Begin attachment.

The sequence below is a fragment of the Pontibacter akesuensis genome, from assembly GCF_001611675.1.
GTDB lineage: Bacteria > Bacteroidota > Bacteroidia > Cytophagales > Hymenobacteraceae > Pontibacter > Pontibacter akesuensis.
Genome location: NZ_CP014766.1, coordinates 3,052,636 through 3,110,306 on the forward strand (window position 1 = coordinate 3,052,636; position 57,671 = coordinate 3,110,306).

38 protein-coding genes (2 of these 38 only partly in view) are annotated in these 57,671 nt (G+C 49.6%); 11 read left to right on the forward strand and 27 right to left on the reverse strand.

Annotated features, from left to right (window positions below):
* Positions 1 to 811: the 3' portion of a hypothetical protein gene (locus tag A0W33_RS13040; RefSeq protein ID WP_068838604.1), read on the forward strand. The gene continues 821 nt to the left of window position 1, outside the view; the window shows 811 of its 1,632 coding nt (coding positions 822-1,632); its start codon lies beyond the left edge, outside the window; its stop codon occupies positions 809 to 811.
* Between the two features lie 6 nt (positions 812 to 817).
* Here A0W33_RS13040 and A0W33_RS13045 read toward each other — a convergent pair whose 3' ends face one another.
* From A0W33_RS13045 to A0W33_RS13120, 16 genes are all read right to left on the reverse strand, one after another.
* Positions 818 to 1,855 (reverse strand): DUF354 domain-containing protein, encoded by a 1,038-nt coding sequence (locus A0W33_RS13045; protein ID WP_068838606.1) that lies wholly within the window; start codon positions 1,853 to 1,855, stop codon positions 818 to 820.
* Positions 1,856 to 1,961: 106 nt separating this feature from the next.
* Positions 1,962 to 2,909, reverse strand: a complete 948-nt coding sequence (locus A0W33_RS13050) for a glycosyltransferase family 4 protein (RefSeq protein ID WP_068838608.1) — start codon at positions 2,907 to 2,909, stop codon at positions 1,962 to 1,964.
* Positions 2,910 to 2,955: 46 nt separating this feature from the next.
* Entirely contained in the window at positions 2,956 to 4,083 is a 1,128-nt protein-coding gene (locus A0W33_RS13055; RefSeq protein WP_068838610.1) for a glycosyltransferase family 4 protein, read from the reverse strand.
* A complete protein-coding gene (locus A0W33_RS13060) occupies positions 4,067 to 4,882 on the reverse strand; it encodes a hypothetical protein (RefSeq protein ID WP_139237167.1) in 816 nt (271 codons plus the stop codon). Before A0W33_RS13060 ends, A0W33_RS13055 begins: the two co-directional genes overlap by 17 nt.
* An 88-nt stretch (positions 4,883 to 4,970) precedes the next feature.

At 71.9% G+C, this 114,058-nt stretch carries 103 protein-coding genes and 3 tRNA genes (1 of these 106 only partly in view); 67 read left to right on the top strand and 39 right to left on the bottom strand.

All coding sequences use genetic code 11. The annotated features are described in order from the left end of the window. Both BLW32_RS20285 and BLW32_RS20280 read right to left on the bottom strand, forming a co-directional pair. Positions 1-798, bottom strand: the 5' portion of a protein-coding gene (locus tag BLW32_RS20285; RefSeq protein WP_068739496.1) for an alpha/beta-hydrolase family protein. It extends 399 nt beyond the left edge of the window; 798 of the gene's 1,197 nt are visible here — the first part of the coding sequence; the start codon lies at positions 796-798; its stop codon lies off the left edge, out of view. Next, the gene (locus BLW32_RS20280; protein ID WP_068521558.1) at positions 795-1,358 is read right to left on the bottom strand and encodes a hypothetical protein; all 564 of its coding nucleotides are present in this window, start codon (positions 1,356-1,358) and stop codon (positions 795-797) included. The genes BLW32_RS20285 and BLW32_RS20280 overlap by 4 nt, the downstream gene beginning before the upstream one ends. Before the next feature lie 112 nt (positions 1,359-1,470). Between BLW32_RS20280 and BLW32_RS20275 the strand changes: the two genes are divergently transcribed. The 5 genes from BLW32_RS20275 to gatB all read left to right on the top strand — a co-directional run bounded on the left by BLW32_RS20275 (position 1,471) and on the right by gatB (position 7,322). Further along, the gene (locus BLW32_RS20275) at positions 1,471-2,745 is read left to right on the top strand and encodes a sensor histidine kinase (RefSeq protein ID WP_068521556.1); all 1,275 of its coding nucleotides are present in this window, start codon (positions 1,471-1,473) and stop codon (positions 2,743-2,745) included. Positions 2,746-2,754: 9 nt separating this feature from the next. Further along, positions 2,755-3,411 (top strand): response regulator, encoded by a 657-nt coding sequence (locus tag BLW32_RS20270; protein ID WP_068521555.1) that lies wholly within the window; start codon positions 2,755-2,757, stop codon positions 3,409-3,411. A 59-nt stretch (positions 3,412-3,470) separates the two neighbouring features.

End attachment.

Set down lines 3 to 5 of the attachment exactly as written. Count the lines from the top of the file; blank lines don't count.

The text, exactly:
Genome location: NZ_CP014766.1, coordinates 3,052,636 through 3,110,306 on the forward strand (window position 1 = coordinate 3,052,636; position 57,671 = coordinate 3,110,306).

38 protein-coding genes (2 of these 38 only partly in view) are annotated in these 57,671 nt (G+C 49.6%); 11 read left to right on the forward strand and 27 right to left on the reverse strand.

Annotated features, from left to right (window positions below):